Please, I had prayed on that wintry, overcast morning, Give me words you want to hear. I’ll sing them to you.
Lyrics bubbled up, spilled from my tongue: I love You, Lord, and I lift my voice to worship You, oh my soul, rejoice!
Goodbye, self-pity. I would delight in life again, revel in God and hidden-away days.
So long, chronic need to be needed. So petty. Self-serving.
Take joy, my king, in what you hear!
The unfolding words and music made me feel heard. Remembered, and therefore cherished, and needed: the song was entrusted to these hands, this throat.
Let me be a sweet, sweet sound in your ear.
Humming, I reached my dorm room. Tiptoed in and shrugged off my robe. Slid under quilts on a former soldier’s mattress.
I’d never meant for others to hear my song. I had sung it that night, long ago, for my husband, who later urged me to sing it for a visiting friend, who took it to an international convention where, unexpectedly, it became the theme song, which traveled home with delegates across the globe.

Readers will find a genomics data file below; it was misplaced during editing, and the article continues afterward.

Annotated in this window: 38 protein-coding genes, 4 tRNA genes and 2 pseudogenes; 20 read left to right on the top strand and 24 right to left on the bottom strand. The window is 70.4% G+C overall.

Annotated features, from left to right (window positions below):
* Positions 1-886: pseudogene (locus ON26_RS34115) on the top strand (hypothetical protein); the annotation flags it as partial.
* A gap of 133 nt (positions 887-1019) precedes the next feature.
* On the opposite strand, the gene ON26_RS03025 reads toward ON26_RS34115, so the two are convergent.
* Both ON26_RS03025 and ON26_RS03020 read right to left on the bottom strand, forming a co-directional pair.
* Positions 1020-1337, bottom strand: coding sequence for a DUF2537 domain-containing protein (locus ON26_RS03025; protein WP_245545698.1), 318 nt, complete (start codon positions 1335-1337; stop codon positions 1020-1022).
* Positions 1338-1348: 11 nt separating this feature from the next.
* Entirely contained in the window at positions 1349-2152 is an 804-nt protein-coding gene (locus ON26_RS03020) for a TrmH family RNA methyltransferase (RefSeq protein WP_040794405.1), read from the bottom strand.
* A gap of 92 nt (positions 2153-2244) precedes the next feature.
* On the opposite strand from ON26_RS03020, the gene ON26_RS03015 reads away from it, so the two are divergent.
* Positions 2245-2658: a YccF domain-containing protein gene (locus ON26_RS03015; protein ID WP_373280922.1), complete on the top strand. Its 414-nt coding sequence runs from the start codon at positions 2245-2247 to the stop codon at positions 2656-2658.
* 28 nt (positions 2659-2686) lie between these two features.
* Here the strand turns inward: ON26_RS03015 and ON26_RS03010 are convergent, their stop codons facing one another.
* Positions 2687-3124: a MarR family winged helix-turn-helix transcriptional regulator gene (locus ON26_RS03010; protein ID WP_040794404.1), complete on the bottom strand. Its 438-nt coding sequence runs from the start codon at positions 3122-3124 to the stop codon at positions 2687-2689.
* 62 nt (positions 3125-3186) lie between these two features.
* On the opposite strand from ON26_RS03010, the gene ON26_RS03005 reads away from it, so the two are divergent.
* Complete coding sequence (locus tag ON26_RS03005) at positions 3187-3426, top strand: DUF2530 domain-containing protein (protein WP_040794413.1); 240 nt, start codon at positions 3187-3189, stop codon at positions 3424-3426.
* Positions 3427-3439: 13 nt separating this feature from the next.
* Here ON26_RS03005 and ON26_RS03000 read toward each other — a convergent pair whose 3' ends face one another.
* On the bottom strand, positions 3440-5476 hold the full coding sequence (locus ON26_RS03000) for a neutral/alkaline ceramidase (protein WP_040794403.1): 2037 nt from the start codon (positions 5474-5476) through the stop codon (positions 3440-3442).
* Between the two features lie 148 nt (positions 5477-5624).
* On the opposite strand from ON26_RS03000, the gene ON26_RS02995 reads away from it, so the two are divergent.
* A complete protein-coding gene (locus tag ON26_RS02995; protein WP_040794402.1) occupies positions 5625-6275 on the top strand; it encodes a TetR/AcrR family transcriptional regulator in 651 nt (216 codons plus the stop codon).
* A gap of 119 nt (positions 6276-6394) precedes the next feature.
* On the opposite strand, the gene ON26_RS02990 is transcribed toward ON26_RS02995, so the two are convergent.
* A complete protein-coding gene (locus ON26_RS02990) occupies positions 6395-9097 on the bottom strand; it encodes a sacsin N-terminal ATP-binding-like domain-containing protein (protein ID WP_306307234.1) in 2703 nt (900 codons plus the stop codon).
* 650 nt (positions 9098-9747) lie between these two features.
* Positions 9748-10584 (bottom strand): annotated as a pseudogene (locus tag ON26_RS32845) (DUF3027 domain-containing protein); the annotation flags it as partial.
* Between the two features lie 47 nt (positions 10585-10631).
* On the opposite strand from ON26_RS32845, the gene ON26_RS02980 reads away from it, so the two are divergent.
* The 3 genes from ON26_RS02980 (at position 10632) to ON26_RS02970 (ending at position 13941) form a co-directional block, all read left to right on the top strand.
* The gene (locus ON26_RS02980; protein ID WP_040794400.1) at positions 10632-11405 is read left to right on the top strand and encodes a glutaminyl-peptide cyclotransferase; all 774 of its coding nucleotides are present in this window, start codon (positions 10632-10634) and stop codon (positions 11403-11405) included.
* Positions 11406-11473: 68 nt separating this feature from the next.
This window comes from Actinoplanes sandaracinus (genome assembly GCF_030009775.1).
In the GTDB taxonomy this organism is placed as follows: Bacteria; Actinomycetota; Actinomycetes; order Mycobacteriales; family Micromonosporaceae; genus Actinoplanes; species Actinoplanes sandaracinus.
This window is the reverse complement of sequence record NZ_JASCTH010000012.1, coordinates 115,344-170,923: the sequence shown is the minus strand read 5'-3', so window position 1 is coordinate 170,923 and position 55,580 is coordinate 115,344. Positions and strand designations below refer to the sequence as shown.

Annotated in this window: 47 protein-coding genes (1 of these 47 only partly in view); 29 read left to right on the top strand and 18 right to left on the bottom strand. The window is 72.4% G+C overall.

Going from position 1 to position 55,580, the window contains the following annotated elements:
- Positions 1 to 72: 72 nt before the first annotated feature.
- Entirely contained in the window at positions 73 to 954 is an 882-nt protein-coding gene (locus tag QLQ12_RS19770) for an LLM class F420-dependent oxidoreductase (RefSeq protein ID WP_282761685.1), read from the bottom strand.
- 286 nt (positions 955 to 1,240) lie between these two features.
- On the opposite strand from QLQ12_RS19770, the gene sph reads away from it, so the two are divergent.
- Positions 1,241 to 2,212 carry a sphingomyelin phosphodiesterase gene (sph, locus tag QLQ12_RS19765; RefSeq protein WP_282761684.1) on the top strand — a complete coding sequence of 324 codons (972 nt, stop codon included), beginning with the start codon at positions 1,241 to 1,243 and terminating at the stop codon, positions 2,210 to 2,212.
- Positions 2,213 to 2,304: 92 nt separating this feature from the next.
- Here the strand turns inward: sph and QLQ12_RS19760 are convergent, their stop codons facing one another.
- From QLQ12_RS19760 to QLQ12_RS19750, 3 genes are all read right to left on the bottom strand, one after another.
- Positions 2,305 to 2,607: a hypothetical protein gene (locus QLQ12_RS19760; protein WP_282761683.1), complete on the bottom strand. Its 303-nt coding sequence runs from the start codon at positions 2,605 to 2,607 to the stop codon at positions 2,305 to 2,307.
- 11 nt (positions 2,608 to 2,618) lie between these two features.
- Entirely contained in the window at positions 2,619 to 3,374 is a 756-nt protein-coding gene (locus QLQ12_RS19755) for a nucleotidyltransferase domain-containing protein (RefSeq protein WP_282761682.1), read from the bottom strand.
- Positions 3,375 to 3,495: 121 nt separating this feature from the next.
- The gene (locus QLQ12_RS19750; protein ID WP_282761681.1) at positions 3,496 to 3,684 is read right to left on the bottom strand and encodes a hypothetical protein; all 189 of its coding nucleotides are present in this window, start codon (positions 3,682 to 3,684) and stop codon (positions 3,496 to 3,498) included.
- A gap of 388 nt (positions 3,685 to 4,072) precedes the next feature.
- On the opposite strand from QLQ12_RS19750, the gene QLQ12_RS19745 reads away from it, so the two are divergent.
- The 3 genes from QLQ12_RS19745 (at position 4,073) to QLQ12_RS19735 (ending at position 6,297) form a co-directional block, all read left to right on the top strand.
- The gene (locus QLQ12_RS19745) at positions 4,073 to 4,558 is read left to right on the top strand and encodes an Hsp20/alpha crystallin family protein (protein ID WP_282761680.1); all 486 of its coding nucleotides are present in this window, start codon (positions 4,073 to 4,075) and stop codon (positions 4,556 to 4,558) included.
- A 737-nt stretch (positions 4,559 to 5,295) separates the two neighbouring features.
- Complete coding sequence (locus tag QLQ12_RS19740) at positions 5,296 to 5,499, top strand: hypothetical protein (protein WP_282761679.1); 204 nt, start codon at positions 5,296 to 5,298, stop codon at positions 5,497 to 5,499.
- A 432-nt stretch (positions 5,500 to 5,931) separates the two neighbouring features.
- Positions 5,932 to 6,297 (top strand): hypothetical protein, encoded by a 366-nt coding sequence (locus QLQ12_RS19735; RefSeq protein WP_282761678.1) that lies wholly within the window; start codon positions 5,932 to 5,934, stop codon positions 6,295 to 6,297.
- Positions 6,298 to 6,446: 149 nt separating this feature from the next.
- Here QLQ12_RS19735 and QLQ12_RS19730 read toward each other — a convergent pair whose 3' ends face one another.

Today, hindsight re-examines this chronic need to feel needed. Or is it a gift?
These words from David Steindl-Rast arrest me:
The circle of gratefulness is incomplete until the giver of the gift becomes the receiver: a receiver of thanks.
Help is not a one-way street, but a give-and-take.
God kissed the song of a needy soul, hungry to feel useful; gently blew it across this hurting planet we call home. One song pulled from emptiness, while a baby slept.
Who knows what God may give us next time we ache to feel needed, hungry to be used for some lasting good in this world?
Laurie Klein has just published a wonderful collection of poems, Where the Sky Opens. You can find more about her book, and more of her words, here:
- At Noisetrade, you can download 1/4 of the book (and leave her a tip!).
- Her publisher offers a nice online discount.
- At the big online place, read the reviews.
- Her website.
- Guitarist Phil Keaggy plays an instrumental version of the song.
- And here Laurie is singing it.